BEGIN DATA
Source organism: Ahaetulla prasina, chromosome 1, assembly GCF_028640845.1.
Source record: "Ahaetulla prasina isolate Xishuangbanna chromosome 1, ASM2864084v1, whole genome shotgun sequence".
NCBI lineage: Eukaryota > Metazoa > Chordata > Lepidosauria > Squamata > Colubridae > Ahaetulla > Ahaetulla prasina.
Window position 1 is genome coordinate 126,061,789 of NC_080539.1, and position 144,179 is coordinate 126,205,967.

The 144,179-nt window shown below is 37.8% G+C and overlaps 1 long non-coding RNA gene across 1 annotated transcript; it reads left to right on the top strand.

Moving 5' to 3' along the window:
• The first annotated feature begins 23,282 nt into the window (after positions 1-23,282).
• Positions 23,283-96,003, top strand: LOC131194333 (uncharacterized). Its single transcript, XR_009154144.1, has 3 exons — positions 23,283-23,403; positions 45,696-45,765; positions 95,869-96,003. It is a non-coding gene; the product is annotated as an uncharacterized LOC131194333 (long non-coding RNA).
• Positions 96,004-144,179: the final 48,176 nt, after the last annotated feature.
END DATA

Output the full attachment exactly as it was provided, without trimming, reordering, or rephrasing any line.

Source organism: Ahaetulla prasina, chromosome 1, assembly GCF_028640845.1.
Source record: "Ahaetulla prasina isolate Xishuangbanna chromosome 1, ASM2864084v1, whole genome shotgun sequence".
NCBI lineage: Eukaryota > Metazoa > Chordata > Lepidosauria > Squamata > Colubridae > Ahaetulla > Ahaetulla prasina.
Window position 1 is genome coordinate 126,061,789 of NC_080539.1, and position 144,179 is coordinate 126,205,967.

The 144,179-nt window shown below is 37.8% G+C and overlaps 1 long non-coding RNA gene across 1 annotated transcript; it reads left to right on the top strand.

Moving 5' to 3' along the window:
• The first annotated feature begins 23,282 nt into the window (after positions 1-23,282).
• Positions 23,283-96,003, top strand: LOC131194333 (uncharacterized). Its single transcript, XR_009154144.1, has 3 exons — positions 23,283-23,403; positions 45,696-45,765; positions 95,869-96,003. It is a non-coding gene; the product is annotated as an uncharacterized LOC131194333 (long non-coding RNA).
• Positions 96,004-144,179: the final 48,176 nt, after the last annotated feature.